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The Senators prove an NHL season can be won or lost in just 11 games

In the 2009-10 season, the Ottawa Senators went on an unprecedented 11-game winning streak from January 14, 2010 to February 11, 2010. The streak catapulted the Senators up the standings, from eighth place in the East up in to fourth. It also proved to Bryan Murray that that team was playoff bound, and with a fairly open Eastern Conference at the time, pushed him into being a buyer at the trade deadline. One Feb. 12, after the streak had reached 11 games, Murray went out and acquired 11-year veteran Matt Cullen from the Carolina Hurricanes. On paper, the team didn't look like a serious contender, but on the ice, they were playing like one.

Almost exactly a calendar year later, though, and the opposite has happened. After plodding along for much of the first half of the season, and 11-game losing streak from January 14, 2011 to February 9, 2011 has sunken the Senators well out of the playoff picture, from 13th in the east (admittedly a poor position to begin with) right down to the bottom of the conference, and closing in quickly on last overall. That losing streak, above all, has proven to Murray, Eugene Melnyk, and the rest of team management that this team isn't, in fact, a contender, and that a a drastic rebuild of the organization is required to become truly competitive once again. On Feb. 11, after the streak had reached 11 games, the Senate Reform had begun in earnest: The team traded 11-year veteran Mike Fisher for nothing but draft picks, the trading currency of rebuilding teams.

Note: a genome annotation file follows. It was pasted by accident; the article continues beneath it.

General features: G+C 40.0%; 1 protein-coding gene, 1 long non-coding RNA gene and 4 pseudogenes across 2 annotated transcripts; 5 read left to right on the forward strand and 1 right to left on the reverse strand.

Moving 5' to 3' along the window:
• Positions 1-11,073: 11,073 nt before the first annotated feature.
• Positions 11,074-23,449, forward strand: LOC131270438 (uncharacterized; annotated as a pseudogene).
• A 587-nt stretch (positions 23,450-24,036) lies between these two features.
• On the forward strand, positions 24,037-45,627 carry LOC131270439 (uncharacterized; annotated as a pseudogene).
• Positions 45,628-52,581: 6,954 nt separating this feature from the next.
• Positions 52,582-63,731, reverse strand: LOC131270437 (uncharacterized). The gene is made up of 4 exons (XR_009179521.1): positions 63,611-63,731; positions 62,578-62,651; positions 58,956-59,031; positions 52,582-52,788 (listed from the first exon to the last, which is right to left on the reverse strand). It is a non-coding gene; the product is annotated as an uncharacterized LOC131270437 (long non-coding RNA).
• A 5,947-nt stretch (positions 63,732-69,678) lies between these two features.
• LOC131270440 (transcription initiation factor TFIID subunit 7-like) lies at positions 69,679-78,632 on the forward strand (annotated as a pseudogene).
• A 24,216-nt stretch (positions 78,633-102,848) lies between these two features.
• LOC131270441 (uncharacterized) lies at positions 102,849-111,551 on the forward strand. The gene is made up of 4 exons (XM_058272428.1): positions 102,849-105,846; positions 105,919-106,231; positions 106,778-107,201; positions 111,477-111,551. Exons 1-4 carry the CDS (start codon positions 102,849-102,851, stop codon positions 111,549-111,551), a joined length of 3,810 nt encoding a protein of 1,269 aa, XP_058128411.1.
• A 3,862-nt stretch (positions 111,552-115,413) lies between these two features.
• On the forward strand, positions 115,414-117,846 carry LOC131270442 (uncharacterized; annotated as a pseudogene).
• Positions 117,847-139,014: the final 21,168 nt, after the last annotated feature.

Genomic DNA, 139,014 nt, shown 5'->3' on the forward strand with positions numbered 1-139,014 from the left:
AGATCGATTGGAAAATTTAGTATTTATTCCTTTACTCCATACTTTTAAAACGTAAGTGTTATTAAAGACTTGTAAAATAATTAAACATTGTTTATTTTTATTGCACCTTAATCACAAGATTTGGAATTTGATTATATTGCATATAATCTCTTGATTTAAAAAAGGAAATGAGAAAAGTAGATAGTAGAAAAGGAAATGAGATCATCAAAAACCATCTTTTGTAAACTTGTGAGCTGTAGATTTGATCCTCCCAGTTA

The parallels are uncanny, if the directions were reversed.